In order to survive in dynamic and often hostile environments, animals are able to adapt their behaviors according to the current situation. As summarized by the ethologist Manning Manning79, the behavior of an animal ``includes all those processes by which the animal senses the external world and the internal state of its body and responds to changes which it perceives.'' This definition emphasizes the crucial dependence of animal behavior on perception, for without perception, an animal cannot possibly react to its environment. To increase their chances of survival, most animals have evolved acute perceptual modalities, especially eyes, to detect opportunities and dangers in their habitat. The sense organs of animals have specific capabilities and inherent limitations. For example vision is most effective within some proximal distance because, under most circumstances, spatially proximal events will have the greatest effect on an animal. Furthermore, vision is not possible through opaque objects. We must model both the capabilities and the limitations of perception correctly for our artificial animals to exhibit realistic behavior.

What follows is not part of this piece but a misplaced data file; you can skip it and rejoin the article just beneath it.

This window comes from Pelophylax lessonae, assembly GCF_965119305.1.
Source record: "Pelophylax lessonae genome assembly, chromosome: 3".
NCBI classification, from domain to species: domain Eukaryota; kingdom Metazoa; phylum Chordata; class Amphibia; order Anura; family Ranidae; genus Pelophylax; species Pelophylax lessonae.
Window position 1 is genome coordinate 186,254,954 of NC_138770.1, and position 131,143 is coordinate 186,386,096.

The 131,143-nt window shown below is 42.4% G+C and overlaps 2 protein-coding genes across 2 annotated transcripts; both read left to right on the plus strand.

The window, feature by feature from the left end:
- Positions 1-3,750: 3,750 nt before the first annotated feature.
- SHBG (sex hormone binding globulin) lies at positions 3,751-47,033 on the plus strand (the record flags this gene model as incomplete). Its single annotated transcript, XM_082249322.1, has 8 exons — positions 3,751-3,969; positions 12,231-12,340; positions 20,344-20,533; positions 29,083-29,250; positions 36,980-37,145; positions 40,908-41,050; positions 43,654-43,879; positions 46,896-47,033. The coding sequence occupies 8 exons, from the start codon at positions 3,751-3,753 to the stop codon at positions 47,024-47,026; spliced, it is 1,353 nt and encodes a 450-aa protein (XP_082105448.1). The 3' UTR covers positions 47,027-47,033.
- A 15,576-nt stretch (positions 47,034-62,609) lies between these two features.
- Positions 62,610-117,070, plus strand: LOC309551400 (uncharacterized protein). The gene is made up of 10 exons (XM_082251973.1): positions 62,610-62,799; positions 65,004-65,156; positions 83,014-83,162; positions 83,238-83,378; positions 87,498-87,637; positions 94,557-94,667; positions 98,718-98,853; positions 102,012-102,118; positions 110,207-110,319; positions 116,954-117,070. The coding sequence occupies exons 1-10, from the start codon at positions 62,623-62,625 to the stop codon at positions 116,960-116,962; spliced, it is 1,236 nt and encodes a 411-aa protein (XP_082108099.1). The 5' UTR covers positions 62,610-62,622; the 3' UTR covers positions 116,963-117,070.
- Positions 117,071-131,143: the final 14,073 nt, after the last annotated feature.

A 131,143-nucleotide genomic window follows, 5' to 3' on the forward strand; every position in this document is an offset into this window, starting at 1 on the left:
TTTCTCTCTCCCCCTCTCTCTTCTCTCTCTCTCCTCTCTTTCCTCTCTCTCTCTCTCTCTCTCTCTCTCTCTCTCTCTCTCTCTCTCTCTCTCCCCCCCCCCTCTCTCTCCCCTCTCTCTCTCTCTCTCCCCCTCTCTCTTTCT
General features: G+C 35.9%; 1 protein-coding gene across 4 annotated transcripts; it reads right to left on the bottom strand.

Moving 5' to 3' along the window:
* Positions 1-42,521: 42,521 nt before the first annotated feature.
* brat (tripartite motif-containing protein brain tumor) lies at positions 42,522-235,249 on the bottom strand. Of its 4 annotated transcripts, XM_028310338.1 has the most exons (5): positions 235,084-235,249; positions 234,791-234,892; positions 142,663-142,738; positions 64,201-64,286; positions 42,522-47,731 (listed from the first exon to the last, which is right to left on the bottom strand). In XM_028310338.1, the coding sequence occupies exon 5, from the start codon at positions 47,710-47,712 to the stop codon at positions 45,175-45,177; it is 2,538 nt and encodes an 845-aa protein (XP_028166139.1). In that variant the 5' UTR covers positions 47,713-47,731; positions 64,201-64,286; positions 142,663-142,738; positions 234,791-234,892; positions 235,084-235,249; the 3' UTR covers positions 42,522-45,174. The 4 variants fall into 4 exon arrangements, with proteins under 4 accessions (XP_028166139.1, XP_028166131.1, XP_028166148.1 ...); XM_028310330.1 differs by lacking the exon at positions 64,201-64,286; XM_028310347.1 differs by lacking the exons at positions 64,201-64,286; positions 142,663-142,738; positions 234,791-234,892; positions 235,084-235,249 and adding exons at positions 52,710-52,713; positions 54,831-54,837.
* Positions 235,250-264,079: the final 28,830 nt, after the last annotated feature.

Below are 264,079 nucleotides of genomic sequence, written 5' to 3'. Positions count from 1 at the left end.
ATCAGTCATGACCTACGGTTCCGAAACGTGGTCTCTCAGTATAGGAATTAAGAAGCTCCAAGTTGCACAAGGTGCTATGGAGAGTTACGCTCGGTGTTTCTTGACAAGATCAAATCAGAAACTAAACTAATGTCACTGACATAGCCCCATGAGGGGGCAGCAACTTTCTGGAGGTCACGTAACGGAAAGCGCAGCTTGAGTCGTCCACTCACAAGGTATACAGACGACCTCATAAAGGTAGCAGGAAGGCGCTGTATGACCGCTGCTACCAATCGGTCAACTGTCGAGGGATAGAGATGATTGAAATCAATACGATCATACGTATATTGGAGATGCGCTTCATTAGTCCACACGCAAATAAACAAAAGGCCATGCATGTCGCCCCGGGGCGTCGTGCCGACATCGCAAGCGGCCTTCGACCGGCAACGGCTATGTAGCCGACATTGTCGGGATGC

|Xiaoyuan Tu||January 1996|